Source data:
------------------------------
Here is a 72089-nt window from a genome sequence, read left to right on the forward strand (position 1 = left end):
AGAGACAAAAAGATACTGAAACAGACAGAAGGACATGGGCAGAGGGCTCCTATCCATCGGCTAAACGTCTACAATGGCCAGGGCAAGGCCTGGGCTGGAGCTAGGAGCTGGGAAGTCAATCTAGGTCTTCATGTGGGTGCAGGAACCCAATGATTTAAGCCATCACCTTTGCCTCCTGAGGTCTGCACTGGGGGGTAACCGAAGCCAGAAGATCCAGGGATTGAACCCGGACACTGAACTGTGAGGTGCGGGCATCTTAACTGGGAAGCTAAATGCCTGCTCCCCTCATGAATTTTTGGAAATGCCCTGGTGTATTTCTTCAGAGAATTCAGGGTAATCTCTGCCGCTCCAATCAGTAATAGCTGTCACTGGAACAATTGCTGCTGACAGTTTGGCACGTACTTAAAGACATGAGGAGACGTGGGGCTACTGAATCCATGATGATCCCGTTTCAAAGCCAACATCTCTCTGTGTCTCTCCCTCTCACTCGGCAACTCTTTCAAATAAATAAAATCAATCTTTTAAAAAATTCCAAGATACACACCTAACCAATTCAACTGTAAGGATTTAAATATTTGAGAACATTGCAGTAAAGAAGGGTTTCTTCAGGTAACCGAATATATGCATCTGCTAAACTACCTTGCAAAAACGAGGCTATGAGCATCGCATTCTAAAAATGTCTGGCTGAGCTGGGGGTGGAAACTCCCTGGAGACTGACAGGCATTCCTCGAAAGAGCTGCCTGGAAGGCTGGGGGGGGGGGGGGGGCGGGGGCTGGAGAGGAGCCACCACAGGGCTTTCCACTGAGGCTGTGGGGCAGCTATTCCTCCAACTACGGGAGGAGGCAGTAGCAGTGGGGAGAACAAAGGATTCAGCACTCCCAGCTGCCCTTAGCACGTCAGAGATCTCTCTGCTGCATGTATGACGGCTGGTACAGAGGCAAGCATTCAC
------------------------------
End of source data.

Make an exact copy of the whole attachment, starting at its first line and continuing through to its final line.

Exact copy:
Here is a 72089-nt window from a genome sequence, read left to right on the forward strand (position 1 = left end):
AGAGACAAAAAGATACTGAAACAGACAGAAGGACATGGGCAGAGGGCTCCTATCCATCGGCTAAACGTCTACAATGGCCAGGGCAAGGCCTGGGCTGGAGCTAGGAGCTGGGAAGTCAATCTAGGTCTTCATGTGGGTGCAGGAACCCAATGATTTAAGCCATCACCTTTGCCTCCTGAGGTCTGCACTGGGGGGTAACCGAAGCCAGAAGATCCAGGGATTGAACCCGGACACTGAACTGTGAGGTGCGGGCATCTTAACTGGGAAGCTAAATGCCTGCTCCCCTCATGAATTTTTGGAAATGCCCTGGTGTATTTCTTCAGAGAATTCAGGGTAATCTCTGCCGCTCCAATCAGTAATAGCTGTCACTGGAACAATTGCTGCTGACAGTTTGGCACGTACTTAAAGACATGAGGAGACGTGGGGCTACTGAATCCATGATGATCCCGTTTCAAAGCCAACATCTCTCTGTGTCTCTCCCTCTCACTCGGCAACTCTTTCAAATAAATAAAATCAATCTTTTAAAAAATTCCAAGATACACACCTAACCAATTCAACTGTAAGGATTTAAATATTTGAGAACATTGCAGTAAAGAAGGGTTTCTTCAGGTAACCGAATATATGCATCTGCTAAACTACCTTGCAAAAACGAGGCTATGAGCATCGCATTCTAAAAATGTCTGGCTGAGCTGGGGGTGGAAACTCCCTGGAGACTGACAGGCATTCCTCGAAAGAGCTGCCTGGAAGGCTGGGGGGGGGGGGGGGGCGGGGGCTGGAGAGGAGCCACCACAGGGCTTTCCACTGAGGCTGTGGGGCAGCTATTCCTCCAACTACGGGAGGAGGCAGTAGCAGTGGGGAGAACAAAGGATTCAGCACTCCCAGCTGCCCTTAGCACGTCAGAGATCTCTCTGCTGCATGTATGACGGCTGGTACAGAGGCAAGCATTCAC